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Old 07-30-2014, 10:28 PM   #1
ramanimalsey
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What's hurting my plants?


So this is my first attempt at a high tech 10 gallon planted tank. I originally was just planning on a regular fish tank for my apartment, and went out and bought the basics: reef sand, water conditioner, some danios, and two species of baby tears (not dwarf, one of them is micranthemoides the other I can't remember). I quickly realized that this setup wasn't enough for me, and decided to finally take the dive and do a high tech setup, I had read about this for about a year and was tentative to delve into something that required that much maintenance, but in the end it's what I wanted.

At this point in time, I've had CO2 running for a few days with about 2 bubbles per second, it is turned off for the night, and lighting was 10 hours (I turned it down to 7 yesterday when I noticed some green algae). I dose FloraPride (3% K2O and .19% Iron) which I know isn't sufficient, but I have the whole line of ADA fertilizers and substrates set to arrive tomorrow, at which point I will entirely rescape the tank and begin the cycle anew, starting with almost the exact same setup process as the greenmachine staff do in their aquascape videos.

The only problem remaining now is that my growth is a little spindly and the bottom leaves have been dying. A few days in I switched out my two 15W T8 bulbes for an aquatic life 2x20W T5HO hood (1x6000k and 1x650nm), which from what I read gives me 4 watts per gallon and should be very high light, and more than sufficient. I also have hard water according to the all in one test strips I use, I have a KH and GH test kit arriving in the mail tomorrow so I'll be able to get the ppm down. Could this be happening to my plants from nutritional deficiency? Do you think switching to a quality substrate and liquid fertilizer will fix my problem? Or do I still need more light? (hard to believe) Maybe it's something else entirely, like GH or KH? I'm going to try a glossostigma carpet in the new setup, but I'm afraid the plant won't thrive if something already seems to be off.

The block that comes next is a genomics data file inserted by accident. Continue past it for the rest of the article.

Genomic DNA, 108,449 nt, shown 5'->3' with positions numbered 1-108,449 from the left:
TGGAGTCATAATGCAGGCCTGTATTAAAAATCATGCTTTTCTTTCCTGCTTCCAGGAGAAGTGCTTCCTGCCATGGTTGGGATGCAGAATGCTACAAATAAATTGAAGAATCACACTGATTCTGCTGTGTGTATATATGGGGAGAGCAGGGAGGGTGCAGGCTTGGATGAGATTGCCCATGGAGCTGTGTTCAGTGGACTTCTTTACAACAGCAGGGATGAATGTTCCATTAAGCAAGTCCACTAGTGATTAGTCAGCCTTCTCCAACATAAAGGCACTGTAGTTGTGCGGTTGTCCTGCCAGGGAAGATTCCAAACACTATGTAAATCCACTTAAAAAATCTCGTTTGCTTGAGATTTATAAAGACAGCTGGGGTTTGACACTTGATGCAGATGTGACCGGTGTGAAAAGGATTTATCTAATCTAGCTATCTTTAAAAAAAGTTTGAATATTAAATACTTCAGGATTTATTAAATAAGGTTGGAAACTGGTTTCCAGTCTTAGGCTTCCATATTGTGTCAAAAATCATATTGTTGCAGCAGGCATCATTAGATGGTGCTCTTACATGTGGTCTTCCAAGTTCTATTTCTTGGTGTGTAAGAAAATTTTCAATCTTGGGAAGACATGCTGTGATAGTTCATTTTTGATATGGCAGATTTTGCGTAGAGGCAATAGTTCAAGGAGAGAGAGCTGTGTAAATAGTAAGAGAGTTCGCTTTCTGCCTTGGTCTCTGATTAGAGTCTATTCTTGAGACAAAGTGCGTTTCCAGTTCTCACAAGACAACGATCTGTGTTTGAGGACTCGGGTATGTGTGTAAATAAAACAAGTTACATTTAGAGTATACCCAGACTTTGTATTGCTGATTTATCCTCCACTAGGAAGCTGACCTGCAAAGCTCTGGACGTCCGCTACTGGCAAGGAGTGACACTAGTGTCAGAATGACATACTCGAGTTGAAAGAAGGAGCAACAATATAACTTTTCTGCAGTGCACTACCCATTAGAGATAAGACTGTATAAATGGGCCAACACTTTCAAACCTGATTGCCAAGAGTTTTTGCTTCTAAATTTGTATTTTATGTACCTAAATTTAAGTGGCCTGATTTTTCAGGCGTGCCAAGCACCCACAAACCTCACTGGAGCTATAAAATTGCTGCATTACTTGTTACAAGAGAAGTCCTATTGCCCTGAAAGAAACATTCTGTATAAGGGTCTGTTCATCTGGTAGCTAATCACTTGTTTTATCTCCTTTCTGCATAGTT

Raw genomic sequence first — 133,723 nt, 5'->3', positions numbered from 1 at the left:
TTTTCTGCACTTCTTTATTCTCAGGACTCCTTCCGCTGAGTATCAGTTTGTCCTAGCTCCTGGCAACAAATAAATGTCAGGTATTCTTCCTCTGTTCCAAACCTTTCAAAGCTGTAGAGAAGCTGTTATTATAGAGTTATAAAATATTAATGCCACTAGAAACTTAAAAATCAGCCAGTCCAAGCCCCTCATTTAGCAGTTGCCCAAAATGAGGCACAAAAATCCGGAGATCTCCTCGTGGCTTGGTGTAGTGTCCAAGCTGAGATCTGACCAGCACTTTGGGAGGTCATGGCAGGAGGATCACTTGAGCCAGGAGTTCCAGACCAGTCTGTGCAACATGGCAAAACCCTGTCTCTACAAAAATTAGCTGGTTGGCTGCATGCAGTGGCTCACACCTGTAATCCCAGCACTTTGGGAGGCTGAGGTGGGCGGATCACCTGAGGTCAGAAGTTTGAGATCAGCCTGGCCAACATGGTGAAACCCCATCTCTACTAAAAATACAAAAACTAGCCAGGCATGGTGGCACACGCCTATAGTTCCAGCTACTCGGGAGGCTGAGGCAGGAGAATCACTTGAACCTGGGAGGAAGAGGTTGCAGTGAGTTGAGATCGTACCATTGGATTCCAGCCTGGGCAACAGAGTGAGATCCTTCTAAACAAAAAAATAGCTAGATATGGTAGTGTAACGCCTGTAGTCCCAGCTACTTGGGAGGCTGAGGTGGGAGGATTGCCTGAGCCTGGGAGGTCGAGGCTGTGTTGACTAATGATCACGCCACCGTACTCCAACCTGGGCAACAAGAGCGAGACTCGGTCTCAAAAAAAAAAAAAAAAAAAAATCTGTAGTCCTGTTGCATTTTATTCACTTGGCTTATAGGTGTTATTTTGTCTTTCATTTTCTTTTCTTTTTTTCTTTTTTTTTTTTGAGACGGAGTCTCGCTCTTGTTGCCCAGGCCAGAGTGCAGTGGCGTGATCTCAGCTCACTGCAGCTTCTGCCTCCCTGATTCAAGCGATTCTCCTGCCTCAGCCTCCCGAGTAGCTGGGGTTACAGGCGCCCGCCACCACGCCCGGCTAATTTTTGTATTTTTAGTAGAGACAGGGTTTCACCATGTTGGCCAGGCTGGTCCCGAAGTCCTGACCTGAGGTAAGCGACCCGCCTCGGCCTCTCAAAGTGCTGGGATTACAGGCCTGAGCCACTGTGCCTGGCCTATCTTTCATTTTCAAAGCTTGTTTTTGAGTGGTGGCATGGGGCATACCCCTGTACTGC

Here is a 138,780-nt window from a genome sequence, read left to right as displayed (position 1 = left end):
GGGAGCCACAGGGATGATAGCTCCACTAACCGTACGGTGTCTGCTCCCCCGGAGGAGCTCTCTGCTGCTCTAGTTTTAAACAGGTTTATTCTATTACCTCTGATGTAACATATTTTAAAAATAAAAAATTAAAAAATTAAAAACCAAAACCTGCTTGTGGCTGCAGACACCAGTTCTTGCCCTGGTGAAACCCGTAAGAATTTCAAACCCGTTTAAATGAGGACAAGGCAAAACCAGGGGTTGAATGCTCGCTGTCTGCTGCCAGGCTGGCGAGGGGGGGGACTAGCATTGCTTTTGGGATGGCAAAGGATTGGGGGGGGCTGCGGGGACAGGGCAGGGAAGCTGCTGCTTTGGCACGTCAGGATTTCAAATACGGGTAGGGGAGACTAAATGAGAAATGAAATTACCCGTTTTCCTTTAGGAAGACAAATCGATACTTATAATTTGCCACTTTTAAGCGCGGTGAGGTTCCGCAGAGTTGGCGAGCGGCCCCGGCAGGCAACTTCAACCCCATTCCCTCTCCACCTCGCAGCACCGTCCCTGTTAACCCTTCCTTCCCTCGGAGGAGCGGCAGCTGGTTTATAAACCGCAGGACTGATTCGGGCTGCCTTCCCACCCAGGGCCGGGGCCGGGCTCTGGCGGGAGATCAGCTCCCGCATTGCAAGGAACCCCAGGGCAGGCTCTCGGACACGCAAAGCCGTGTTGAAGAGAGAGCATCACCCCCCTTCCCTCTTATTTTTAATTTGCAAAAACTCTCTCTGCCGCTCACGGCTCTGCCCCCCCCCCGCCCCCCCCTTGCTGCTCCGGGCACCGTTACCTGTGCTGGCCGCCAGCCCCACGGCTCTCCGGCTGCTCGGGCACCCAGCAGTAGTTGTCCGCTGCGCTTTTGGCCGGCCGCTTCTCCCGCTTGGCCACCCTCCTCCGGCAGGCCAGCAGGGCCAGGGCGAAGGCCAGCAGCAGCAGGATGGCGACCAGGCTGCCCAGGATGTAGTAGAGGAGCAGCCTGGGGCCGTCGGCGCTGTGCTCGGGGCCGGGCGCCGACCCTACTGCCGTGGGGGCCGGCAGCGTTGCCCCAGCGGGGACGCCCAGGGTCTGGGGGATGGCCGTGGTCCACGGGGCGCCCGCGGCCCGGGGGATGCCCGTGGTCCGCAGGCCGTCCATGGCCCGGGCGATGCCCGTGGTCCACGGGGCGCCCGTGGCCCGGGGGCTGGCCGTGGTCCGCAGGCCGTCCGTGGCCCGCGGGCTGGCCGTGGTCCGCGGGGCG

I've attached photos. There are two of the tank before I upgraded the lighting, then there are photos of the tank as it is, with both the rotted bottom of the baby tears and the new kinda spindly growth on top.
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Old 07-30-2014, 10:38 PM   #2
Glenn Millar
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im definetly no expert but id be questioning the reef sand...im sure you will get alot of good advise here
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Old 07-30-2014, 10:59 PM   #3
Zapins
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Reef sand? What type is it? Super high pH, GH and KH are generally not recommended for planted tanks, this is because nutrients have difficulty being available to plants when the pH is super high.

This particular problem looks like early nitrogen deficiency to me, possibly phosphorous deficiency. Do you have access to a nitrate test kit? If so test the water and let us know what the reading is.

Have a look at the nitrogen deficiency photos on www.DeficiencyFinder.com and read a few of the descriptions for nitrogen deficient stem plants. You'll see that the first signs of damage start at the tips of old leaves.

Are you adding any nitrate or nitrogen containing fertilizer? If so how much.

You'll need to start dosing the water with a comprehensive fertilizer plan or you'll constantly be battling deficiencies and algae issues.

One way to do it is to use the estimative index method abbreviated as EI on the forum. It adds KNO3, KH2PO4, CSM+B and K2SO4 in order to supply all the essential nutrients plants need for growth. Alternatively you could redo the tank and use garden soil under a 2 inch cap of sand which should supply all the fertilizers your plants need for a few years (though you'll have to deal with initial nutrient release and probable algae issues for a few weeks).